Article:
Not that I can blame the kid, really. Eleanor is mercurial herself. But I keep trying to explain to Lucy that the cat can not scratch her if she's sitting across the room on top of a chair. It's just not gonna happen.
The other day, I caught Lucy shaking a set of measuring spoons at the cat, trying to shoo her away. What's next, mediation?

Monday, November 24, 2008


In the midst of all these holiday sales, let me share a bit of cross-cultural translation. In Japan, you see all kinds of stores that say "Book Off" or "Clothes Off". That's because they saw our signs that said "20% Off!" and took "Off" to mean "sale".
Happy saving.

Sunday, November 23, 2008

the joke

Today we were at the park with our friends Abi and Ginger. Ginger made a joke.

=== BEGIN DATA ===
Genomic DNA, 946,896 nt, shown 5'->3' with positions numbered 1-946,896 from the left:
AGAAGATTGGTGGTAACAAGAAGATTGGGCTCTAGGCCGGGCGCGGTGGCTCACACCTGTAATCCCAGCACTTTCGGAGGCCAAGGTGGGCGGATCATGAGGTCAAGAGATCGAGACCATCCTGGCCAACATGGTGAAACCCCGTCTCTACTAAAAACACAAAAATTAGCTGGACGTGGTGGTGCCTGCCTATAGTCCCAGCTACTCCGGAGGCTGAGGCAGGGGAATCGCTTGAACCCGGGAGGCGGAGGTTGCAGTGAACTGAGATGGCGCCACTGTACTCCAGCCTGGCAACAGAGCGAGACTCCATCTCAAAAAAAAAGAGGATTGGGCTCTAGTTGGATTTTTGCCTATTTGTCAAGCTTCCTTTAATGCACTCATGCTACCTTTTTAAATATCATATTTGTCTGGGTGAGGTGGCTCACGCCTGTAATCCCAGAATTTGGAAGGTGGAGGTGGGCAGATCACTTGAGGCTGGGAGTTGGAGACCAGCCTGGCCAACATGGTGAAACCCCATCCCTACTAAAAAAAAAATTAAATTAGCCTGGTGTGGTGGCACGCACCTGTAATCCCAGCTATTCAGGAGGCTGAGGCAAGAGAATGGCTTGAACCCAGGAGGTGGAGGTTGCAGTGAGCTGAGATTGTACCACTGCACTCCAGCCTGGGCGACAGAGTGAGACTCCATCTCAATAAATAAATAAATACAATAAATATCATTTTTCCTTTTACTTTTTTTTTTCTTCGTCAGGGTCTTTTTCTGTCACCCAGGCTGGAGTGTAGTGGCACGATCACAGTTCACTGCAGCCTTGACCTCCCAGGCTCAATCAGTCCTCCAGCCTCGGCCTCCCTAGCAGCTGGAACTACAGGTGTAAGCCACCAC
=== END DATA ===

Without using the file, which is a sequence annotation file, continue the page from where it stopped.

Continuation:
"Do you like my hat?" (Pause) "Goodbye!"
No, she wasn't wearing a hat.
Move over, Seinfeld.

Saturday, November 22, 2008

here baby

Today I turned into a horse. A lion came up and climbed up onto my back and rode while I crawled around, er, cantered. Then she got down and took my hoof and said, "Here, baby" and led me around the living room, er, corral.
Then the lion had to take a bath and go to bed. Funny, it's not as hard giving a lion a bath as you would think.

Friday, November 21, 2008

the take-home elephant

We went to the zoo today. Saw zebras, elephants, giraffes, monkeys, and flamingos. Lucy liked it. But she was a little scared of some of the animals. So she wants smaller ones to take home with her. They'll hang around with our cat and probably sit in her stroller.
If anyone hears about a miniature elephant, I guess we're in the market for one. Perhaps Craig's List?

Help my child turn into Audrey Hepburn